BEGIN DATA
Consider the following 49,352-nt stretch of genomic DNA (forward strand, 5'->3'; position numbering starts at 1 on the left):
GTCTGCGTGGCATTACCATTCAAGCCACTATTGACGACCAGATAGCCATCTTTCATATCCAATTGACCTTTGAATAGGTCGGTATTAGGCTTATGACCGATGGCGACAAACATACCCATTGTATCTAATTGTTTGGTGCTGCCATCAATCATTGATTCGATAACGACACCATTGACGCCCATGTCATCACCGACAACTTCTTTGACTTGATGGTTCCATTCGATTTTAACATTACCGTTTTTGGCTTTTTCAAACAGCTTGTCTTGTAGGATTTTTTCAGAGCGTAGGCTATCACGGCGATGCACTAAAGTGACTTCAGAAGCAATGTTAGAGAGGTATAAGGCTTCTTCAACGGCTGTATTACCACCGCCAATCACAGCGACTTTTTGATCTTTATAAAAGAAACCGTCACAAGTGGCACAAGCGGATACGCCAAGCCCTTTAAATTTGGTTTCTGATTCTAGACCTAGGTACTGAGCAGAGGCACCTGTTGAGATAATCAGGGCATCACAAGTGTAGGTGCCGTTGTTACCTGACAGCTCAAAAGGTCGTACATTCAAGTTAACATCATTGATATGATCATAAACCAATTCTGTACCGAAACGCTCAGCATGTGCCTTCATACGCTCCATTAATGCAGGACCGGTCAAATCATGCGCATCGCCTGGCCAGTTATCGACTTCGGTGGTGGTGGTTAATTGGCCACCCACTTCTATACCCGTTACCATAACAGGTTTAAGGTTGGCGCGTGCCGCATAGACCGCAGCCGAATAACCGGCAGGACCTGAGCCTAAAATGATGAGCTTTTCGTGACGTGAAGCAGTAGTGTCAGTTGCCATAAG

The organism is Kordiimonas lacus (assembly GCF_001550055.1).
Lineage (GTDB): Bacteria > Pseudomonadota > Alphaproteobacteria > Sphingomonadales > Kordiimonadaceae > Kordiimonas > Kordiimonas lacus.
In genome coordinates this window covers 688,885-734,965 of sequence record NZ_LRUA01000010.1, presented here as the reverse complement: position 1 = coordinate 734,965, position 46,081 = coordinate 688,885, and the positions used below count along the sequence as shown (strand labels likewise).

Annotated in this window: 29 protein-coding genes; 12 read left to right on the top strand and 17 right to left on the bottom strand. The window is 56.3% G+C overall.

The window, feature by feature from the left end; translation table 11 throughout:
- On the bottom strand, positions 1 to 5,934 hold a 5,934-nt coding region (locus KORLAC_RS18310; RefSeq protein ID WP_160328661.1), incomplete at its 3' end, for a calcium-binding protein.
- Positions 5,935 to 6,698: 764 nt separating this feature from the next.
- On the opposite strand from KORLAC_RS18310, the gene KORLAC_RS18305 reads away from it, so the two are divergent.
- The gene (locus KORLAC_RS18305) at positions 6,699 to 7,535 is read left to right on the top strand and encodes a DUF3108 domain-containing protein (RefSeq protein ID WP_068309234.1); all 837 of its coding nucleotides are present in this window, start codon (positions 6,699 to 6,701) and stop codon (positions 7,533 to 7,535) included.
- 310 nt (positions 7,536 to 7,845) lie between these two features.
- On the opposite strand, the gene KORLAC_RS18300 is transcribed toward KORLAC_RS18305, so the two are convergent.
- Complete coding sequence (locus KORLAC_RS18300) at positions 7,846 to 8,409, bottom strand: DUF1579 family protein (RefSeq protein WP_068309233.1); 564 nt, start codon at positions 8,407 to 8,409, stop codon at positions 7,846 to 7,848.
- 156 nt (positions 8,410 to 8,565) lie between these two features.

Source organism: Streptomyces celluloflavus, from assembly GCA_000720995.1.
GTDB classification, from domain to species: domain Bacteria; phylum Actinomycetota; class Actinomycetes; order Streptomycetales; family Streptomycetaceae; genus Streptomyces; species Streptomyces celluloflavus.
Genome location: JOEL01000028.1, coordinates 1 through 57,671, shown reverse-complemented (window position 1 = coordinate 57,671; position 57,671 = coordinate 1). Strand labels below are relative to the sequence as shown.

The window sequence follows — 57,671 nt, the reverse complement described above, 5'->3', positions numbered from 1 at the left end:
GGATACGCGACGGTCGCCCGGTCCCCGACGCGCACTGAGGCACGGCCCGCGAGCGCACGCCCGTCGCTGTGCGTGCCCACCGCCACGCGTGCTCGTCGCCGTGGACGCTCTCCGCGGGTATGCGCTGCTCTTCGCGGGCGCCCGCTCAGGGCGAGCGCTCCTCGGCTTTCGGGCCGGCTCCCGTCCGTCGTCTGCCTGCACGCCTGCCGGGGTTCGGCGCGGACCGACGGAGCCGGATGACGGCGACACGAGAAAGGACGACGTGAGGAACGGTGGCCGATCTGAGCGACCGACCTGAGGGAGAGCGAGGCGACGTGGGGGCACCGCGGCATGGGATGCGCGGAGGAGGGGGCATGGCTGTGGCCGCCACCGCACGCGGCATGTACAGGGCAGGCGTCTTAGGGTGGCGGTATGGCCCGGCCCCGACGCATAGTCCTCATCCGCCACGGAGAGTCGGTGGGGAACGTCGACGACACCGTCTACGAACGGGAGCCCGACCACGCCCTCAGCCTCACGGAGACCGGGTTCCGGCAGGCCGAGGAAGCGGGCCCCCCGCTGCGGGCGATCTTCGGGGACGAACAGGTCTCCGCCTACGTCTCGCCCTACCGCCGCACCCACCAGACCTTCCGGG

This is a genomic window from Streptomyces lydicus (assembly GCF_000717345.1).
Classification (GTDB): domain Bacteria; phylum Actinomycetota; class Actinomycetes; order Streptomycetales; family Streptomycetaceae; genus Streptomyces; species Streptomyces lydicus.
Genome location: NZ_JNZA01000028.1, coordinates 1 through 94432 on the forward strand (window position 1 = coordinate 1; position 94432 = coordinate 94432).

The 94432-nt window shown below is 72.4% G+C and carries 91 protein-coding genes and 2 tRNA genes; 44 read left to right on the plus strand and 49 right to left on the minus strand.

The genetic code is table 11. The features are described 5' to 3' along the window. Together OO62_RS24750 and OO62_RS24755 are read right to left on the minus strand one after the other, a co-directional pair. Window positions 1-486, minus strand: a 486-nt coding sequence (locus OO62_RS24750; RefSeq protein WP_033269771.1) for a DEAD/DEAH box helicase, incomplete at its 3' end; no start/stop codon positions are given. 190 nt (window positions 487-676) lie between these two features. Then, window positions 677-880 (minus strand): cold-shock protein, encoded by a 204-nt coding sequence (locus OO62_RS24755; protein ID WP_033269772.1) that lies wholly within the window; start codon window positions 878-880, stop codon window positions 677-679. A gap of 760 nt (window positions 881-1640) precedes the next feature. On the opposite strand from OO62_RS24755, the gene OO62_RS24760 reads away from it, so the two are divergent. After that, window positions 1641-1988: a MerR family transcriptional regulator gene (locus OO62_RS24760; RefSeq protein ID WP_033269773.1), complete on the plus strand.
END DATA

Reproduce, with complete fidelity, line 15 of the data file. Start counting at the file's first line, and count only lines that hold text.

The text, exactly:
- 156 nt (positions 8,410 to 8,565) lie between these two features.